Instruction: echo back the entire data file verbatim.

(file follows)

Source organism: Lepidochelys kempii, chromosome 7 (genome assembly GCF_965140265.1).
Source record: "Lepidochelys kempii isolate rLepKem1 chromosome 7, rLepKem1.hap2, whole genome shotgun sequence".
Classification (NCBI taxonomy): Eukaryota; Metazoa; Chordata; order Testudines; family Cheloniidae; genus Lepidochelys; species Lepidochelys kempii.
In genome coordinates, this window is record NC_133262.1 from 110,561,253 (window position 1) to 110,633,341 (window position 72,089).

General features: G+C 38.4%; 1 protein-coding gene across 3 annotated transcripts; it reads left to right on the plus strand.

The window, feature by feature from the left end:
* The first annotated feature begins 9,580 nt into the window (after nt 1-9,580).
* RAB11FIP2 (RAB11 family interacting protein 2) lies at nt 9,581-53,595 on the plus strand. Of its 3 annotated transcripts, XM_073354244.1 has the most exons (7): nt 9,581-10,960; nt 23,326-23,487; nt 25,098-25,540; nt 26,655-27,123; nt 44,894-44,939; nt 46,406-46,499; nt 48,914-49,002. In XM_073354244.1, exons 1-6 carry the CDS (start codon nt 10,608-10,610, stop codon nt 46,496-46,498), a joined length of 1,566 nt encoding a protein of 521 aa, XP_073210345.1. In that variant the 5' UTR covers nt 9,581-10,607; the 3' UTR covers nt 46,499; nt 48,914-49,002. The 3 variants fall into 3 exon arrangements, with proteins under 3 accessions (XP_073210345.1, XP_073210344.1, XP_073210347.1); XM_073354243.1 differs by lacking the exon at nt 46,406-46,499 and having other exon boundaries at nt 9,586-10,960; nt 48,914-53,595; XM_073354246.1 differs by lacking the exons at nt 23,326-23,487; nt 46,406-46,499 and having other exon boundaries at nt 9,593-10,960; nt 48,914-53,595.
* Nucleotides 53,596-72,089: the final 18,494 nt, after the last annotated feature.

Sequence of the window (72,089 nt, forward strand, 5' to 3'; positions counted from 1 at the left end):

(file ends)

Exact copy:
Source organism: Lepidochelys kempii, chromosome 7 (genome assembly GCF_965140265.1).
Source record: "Lepidochelys kempii isolate rLepKem1 chromosome 7, rLepKem1.hap2, whole genome shotgun sequence".
Classification (NCBI taxonomy): Eukaryota; Metazoa; Chordata; order Testudines; family Cheloniidae; genus Lepidochelys; species Lepidochelys kempii.
In genome coordinates, this window is record NC_133262.1 from 110,561,253 (window position 1) to 110,633,341 (window position 72,089).

General features: G+C 38.4%; 1 protein-coding gene across 3 annotated transcripts; it reads left to right on the plus strand.

The window, feature by feature from the left end:
* The first annotated feature begins 9,580 nt into the window (after nt 1-9,580).
* RAB11FIP2 (RAB11 family interacting protein 2) lies at nt 9,581-53,595 on the plus strand. Of its 3 annotated transcripts, XM_073354244.1 has the most exons (7): nt 9,581-10,960; nt 23,326-23,487; nt 25,098-25,540; nt 26,655-27,123; nt 44,894-44,939; nt 46,406-46,499; nt 48,914-49,002. In XM_073354244.1, exons 1-6 carry the CDS (start codon nt 10,608-10,610, stop codon nt 46,496-46,498), a joined length of 1,566 nt encoding a protein of 521 aa, XP_073210345.1. In that variant the 5' UTR covers nt 9,581-10,607; the 3' UTR covers nt 46,499; nt 48,914-49,002. The 3 variants fall into 3 exon arrangements, with proteins under 3 accessions (XP_073210345.1, XP_073210344.1, XP_073210347.1); XM_073354243.1 differs by lacking the exon at nt 46,406-46,499 and having other exon boundaries at nt 9,586-10,960; nt 48,914-53,595; XM_073354246.1 differs by lacking the exons at nt 23,326-23,487; nt 46,406-46,499 and having other exon boundaries at nt 9,593-10,960; nt 48,914-53,595.
* Nucleotides 53,596-72,089: the final 18,494 nt, after the last annotated feature.

Sequence of the window (72,089 nt, forward strand, 5' to 3'; positions counted from 1 at the left end):